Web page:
Leapdragon 2016 - Aron Hsiao Was Here

Tomorrows.  §

And now the question. The million-billion dollar question, now that my night and my psyche have settled down and I have enjoyed a few minutes’ peace:

What are you going to do next, Aron Hsiao?

— § —

There’s a cultural trope about serial starters. People that begin project after project, full of enthusiasm in each case, yet never manage to carry them to completion. It’s almost an archetype, a part of the collective unconscious.

That’s not me.

Instead, I’ve always been more of a finisher. Once something has begun, I generally carry it through to completion, no matter the obstacles in my way, no matter the extent to which others see it to be folly. Cases in point: double-major, graduate school, Ph.D., mutiple books that didn’t have much of a market to begin with and didn’t end up selling very well, etc.

No, I don’t have much trouble finishing things. Instead, I have trouble starting them.

— § —

In many ways in life, I’m a very liberal person, but in this one way, I’m extremely conservative. It’s hard for me to take the initiative, to put something at risk. Once I do, I have to see my investment through to maturity. I am wary of commitment because, unlike many others these days, once I commit I am committed. I like to think of this as admirable, but it has its costs, and my hesitation in this regard is one of them.

Initial investments and commitments are hard. Hard enough that I have never managed to make a habit of making them. Or even of regularly evaluating and considering them, as most people do on a more or less continuous basis.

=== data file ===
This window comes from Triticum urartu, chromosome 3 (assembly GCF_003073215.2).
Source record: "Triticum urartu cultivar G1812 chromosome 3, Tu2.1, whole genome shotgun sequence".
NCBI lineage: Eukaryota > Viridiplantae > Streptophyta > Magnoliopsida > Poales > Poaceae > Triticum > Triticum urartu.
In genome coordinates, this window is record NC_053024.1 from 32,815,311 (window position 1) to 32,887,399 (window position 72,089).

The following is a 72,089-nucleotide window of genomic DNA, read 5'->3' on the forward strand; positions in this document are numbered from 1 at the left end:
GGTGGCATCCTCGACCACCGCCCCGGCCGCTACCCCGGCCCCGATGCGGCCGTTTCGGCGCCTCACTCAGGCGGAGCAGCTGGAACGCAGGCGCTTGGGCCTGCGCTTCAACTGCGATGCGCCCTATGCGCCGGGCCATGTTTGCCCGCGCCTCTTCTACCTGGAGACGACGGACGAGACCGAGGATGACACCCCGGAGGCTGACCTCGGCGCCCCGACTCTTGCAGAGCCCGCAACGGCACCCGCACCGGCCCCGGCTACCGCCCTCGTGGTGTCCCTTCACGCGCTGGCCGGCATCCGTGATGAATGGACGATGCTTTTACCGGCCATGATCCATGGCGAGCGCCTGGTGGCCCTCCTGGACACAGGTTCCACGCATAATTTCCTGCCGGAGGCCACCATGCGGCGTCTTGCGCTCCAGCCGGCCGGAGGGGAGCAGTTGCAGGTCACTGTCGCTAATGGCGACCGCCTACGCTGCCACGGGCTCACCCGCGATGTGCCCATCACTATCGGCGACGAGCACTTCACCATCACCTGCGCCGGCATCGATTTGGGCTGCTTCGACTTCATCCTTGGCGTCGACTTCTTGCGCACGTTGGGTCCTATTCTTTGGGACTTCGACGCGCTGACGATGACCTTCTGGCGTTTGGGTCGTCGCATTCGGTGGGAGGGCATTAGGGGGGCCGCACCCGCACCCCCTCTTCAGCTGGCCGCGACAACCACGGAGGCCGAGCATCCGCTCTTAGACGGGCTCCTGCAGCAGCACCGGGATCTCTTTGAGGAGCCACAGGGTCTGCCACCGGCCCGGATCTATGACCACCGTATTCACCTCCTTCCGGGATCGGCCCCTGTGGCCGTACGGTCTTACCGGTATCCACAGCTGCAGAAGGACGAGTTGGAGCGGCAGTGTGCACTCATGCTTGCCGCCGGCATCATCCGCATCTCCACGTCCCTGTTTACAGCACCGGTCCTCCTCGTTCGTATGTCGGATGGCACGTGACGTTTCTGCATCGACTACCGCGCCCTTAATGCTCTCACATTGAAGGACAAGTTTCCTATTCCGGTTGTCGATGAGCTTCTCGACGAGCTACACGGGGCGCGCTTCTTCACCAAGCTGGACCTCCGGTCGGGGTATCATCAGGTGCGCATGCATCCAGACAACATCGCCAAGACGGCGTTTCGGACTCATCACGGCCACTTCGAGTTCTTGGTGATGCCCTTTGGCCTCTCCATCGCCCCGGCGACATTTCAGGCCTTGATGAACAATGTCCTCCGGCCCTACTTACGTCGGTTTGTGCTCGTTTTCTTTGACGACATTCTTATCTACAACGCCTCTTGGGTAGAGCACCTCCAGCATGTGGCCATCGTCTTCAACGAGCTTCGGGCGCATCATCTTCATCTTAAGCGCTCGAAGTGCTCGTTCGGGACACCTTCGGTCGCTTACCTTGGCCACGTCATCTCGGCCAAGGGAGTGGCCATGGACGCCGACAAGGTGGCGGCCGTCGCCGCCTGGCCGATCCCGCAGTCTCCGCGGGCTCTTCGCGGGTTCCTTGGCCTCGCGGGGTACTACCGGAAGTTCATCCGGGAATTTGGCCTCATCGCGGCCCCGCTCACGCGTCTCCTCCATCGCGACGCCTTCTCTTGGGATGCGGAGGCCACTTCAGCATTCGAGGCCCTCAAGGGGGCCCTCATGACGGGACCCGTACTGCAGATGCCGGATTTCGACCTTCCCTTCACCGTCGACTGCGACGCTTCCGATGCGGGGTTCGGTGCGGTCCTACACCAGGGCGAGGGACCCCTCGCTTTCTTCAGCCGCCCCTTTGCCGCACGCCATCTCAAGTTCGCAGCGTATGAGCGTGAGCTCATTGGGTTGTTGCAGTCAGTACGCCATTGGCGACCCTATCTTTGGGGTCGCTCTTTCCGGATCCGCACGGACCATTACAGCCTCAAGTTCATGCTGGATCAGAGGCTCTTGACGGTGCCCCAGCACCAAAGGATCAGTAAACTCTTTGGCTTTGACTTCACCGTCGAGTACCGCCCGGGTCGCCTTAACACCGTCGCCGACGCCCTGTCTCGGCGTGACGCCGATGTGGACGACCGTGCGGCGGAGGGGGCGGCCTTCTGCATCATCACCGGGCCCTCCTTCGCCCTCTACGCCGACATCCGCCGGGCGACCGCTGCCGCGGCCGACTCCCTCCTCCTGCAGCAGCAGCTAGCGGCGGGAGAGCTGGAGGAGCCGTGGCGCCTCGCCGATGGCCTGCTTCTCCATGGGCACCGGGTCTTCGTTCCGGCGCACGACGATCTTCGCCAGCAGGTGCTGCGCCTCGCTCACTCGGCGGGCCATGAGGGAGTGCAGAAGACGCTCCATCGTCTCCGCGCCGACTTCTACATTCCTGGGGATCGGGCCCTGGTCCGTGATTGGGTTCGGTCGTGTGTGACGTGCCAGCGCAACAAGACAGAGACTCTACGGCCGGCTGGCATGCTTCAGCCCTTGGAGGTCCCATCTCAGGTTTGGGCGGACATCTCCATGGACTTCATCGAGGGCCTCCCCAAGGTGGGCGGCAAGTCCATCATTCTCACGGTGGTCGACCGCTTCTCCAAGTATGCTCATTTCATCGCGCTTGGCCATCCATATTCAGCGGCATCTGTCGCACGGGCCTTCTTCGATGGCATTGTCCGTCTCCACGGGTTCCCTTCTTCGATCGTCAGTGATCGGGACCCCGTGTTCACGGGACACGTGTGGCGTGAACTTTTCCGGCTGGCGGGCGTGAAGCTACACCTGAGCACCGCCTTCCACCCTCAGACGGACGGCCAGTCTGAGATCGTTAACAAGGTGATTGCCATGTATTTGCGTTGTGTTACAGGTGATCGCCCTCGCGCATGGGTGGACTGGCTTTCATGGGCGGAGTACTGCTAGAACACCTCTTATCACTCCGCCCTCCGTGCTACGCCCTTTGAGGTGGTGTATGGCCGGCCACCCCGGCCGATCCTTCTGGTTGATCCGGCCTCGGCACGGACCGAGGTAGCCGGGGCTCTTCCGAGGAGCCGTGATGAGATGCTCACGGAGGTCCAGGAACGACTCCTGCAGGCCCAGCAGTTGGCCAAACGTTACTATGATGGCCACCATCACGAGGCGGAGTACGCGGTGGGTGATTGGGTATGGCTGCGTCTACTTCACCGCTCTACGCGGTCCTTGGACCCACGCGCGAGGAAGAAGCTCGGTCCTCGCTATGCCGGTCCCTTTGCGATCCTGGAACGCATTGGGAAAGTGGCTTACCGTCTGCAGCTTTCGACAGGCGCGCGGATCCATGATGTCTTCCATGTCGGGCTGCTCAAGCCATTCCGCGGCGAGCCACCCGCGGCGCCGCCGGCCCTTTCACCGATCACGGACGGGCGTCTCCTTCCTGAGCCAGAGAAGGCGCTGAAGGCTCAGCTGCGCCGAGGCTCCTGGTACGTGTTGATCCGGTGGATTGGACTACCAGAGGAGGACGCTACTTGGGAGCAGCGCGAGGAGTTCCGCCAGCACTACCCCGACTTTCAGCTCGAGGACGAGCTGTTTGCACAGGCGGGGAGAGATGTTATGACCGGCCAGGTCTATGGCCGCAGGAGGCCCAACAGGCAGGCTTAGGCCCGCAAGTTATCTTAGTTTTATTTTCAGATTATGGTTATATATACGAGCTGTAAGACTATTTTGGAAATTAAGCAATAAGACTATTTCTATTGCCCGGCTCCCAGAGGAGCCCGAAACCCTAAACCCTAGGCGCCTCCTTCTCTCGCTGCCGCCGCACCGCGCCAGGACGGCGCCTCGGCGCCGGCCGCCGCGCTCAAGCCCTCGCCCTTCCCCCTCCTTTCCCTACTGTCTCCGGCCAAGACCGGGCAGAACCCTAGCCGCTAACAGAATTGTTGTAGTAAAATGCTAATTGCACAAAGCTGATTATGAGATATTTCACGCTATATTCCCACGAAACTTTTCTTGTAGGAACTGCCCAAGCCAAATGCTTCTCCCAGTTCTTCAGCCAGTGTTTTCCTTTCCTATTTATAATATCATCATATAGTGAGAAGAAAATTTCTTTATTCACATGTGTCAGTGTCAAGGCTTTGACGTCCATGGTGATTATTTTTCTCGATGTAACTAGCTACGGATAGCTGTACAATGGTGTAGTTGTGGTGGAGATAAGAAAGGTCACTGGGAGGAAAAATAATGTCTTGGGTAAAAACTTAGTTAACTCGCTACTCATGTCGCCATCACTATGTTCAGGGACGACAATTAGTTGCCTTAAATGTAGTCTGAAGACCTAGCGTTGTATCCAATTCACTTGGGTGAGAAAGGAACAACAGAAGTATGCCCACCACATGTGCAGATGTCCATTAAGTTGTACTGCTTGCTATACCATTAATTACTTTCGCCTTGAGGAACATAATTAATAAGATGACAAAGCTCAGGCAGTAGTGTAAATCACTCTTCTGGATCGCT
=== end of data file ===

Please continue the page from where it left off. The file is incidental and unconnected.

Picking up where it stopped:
Left to my own devices, my natural tendency is to continue in a kind of routinized statis, day after day, plugging along. Carrying water, as it were.

But sometimes that’s not a viable option. Not if a person wants to remain healthy. Not if a person wants to be a person, to have a self and a life.

— § —

And so it is that every now and then, I’ve learned to remember to ask myself:

What are you going to do next, Aron Hsiao?

For me, it’s a scary question. When I answer it, it leads me to do things like leave for graduate school, take out large loans, switch careers, change relationships. Things that are hard, and tiring, and life-changing. It’s a heavy question for me, and so I tend to retreat from it, to put it off, to try to extend the list of options I’m evaluating indefinitely, anything to avoid having to commit to, or even to consider, new courses of action.

The devil you know, after all, and that is already here, next to you, ready-to-hand, vs. the devil you don’t know, and that is probably far away, or very expensive, or incompatible with half of your life that will then have to be discarded or rethought.

But now, now it’s time again. I know that I have to challenge myself, to confront myself, to play my own therapist. To ask the question and demand an answer and an action to follow it:

What are you going to do next, Aron Hsiao?

I will likely forget this once or twice more over the coming weeks or even months. But the insistent feeling that I have is becoming more insistent by the day. Despite every bone in my body wanting to put it off, I know that nothing good will happen for me again until I ask, and answer, this question.

— § —

So hop to it, me. Tonight my mode of procrastination is to write about the fact that I am procrastinating and avoiding on this point. It’s all very meta.

But I can’t keep it up.

The time has come.

Decide, soon, and act. Cover your eyes and plug your ears if you have to, me.

But make it happen. The clock is ticking.

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